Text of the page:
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With schools set to deliver remote learning for some time yet, there’s an understandable desire to seek to improve this way of teaching and learning, and this has led many schools to consider whether and how to try remote lesson observation. In additional, inspection bodies such as England’s OFSTED have said that remote lesson observation may be part of their assessment of schools.
This discussion of course mirrors that around classroom lesson observation that we explored in our ‘Lesson Observation Guide’ – there’s a good reason for doing it, but how do you stop it becoming a ‘tick list’ activity (or worse, graded!) and instead allow observation to be a force for improvement?
Building on our report and experience with partner schools, we’d suggest the following 7 principles for remote lesson observation.
Research indicates that around 1 in 10 schools have been using remote observation for performance management. However, unlike traditional classroom observations, all teachers are inexperienced in teaching remotely and it is unclear at this stage whether anyone actually knows what a ‘good’ remote lesson looks like. It’s much better to use this opportunity for both observer and observee to learn from each other and identify areas for future development.
Many lesson observations used to consist of an observer looking for evidence to complete an extensive tick-list that covered a wide range of issues – all in one lesson. This meant that teachers felt the pressure to add more and more to every lesson. For remote observation, it is important not to go down the same route. The best way to do this is to agree an area to focus on – for example whether new concepts are clearly introduced and applied remotely, or whether students are engaging with remote learning.
It is so important not to apply the same expectations to remote learning as in the classroom. Whether it be technical issues affect either the teacher or students, the complex home environment that students are in, or just the new control that students have over when and how they do work, things will be different. It’s important to learn from these – here’s a list of things that went wrong for other teachers to take comfort from.
It’s also important to realise that live teaching is not always the best way to deliver remote learning despite parental pressure in some cases. Lesson observation allows you to explore the advantages and disadvantages of other methods including recorded lessons, third-party lessons from the likes of Oak National Academy, one-to-one or small group support, or guided project work.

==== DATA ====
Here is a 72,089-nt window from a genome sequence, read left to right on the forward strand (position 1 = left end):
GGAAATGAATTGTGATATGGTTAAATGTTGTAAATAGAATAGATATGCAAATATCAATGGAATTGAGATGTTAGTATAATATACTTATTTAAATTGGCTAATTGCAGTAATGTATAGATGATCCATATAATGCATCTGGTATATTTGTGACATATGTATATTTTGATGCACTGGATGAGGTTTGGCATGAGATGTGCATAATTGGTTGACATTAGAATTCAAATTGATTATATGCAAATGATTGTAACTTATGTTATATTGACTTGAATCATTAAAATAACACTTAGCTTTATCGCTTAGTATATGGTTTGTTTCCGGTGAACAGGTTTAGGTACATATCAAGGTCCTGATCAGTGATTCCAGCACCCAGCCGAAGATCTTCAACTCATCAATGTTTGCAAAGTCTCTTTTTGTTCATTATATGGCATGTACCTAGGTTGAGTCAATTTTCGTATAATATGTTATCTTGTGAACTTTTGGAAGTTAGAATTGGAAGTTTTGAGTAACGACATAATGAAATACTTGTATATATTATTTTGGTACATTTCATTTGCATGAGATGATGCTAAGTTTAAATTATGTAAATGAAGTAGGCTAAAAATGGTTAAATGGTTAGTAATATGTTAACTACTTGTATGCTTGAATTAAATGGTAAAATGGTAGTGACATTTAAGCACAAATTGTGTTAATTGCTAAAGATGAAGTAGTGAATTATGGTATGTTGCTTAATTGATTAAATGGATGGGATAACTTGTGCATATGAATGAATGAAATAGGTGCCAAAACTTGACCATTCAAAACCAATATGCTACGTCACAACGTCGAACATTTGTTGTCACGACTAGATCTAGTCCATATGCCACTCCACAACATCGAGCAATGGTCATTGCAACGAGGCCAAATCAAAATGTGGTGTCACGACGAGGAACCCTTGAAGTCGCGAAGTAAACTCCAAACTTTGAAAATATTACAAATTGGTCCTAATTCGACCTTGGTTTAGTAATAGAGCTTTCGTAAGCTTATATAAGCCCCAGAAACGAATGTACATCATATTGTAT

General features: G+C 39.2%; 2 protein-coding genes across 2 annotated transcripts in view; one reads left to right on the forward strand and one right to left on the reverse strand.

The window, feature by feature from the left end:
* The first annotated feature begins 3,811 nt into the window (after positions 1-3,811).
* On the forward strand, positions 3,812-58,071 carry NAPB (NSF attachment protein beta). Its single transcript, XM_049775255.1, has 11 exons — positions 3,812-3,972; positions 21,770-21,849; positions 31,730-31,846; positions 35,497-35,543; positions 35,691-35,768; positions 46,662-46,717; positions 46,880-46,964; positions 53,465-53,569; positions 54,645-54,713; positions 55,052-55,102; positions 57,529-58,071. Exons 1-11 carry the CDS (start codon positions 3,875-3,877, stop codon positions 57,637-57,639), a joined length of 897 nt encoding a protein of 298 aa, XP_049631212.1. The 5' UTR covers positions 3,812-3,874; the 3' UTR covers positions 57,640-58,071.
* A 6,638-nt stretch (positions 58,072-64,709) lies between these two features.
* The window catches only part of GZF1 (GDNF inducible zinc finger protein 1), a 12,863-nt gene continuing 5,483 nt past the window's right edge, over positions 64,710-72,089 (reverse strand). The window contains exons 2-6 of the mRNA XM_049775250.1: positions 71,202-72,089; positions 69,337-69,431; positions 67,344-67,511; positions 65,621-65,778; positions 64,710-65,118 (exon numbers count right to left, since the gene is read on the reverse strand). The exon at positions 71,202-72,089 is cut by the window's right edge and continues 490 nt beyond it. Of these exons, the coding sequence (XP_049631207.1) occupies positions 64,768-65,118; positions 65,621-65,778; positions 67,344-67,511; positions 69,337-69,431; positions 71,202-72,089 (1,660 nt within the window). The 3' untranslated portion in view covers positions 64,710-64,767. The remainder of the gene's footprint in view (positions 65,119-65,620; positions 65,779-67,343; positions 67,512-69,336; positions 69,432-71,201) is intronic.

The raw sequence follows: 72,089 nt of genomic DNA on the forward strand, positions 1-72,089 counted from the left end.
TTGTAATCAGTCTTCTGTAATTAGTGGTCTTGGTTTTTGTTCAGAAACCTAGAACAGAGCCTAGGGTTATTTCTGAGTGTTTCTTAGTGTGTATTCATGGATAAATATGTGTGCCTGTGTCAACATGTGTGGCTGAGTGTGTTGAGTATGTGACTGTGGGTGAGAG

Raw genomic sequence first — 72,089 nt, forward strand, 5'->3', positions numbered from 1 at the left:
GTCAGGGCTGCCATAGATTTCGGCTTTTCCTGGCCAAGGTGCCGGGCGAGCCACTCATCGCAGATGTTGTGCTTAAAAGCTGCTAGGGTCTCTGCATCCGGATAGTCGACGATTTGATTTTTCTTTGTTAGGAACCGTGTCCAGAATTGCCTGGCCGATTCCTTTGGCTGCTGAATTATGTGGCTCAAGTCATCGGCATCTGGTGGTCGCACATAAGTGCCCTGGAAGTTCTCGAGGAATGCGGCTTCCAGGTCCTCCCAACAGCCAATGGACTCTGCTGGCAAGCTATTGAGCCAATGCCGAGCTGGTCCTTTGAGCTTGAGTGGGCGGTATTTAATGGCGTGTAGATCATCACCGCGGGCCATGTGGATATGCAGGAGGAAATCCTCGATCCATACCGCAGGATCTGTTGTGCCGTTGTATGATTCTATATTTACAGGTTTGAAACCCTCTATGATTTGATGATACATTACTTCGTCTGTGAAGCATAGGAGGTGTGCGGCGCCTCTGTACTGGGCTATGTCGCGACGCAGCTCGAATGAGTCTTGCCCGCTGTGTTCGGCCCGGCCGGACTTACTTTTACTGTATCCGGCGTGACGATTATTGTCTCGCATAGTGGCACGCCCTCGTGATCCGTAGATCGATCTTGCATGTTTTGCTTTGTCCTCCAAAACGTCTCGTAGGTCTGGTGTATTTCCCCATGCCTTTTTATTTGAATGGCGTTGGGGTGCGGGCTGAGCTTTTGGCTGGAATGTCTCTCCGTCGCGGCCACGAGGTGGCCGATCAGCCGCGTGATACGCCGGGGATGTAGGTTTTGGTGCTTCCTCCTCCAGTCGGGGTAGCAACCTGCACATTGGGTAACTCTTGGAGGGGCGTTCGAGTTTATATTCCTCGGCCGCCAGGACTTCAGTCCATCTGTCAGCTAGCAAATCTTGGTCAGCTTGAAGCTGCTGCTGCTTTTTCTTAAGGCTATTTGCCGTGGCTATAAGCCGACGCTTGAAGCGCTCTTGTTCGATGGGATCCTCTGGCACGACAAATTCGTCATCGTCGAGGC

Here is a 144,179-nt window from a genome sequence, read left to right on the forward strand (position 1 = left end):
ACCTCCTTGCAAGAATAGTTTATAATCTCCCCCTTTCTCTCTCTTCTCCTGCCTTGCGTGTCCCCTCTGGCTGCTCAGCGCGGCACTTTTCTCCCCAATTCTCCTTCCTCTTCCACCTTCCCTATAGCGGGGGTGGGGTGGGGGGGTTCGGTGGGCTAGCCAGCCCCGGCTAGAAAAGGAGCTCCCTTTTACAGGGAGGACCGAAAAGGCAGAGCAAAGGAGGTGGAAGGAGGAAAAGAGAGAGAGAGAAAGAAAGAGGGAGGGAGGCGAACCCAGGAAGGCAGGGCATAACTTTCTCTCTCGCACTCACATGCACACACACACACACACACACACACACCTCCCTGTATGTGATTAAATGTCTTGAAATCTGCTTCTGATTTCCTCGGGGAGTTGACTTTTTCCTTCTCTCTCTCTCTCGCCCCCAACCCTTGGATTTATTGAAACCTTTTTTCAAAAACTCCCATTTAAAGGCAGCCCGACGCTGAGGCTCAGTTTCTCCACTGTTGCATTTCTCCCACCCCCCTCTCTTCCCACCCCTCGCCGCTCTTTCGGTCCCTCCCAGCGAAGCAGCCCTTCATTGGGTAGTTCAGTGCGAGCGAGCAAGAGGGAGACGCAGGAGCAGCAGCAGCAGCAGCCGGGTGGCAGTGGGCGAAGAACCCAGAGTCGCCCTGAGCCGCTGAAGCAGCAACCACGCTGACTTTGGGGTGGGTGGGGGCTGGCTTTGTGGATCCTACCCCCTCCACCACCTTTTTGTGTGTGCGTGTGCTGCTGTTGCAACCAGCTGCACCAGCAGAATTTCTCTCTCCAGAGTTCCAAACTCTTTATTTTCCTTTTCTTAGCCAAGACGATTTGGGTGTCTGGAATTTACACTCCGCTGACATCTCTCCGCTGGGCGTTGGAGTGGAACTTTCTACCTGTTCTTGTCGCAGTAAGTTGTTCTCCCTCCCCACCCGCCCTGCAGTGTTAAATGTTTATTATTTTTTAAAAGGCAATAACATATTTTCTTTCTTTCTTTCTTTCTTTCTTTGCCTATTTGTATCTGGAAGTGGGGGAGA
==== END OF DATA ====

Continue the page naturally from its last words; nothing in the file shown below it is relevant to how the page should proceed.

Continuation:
This article has already mentioned the importance of an initial conversation before lessons are observed – but that conversation should extend well beyond the actual observation, with a longer discussion rather than just one-way feedback after the observation. The idea of lesson study is worth exploring – this involves teachers jointly planning, observing and reflecting over a longer period of time.
One of the biggest problems with any lesson observation is the ‘Hawthorne effect’ – the impact that an observer has on a class. Senior leaders in a classroom can improve behaviour but they can also lead to students refusing to talk – we gathered some, more humorous, examples of this in a previous blog. In a remote lesson, the sudden appearance of another teacher can be expected to be even more dramatic – to minimise the impact it should be shared in advance and the observer should be as inobtrusive as possible (muted and video off in a live lesson for example).
With all of the issues above, it seems clear that using technology to record remote lessons – either full lessons, the interactions between teachers and students, or student feedback, could be a very important tool in allowing both observer and observee to notice and discuss what is really happening in class.
We’ve certainly found this to be true when recording video lessons in real classrooms – explore our evidence-based case studies here.
The School of the Future Guide is aimed at helping school leaders and teachers make informed choices when designing the learning environments of the future using existing and upcoming technologies, as they seek to prepare children for the rest of the 21st century – the result is a more efficient and competitive school.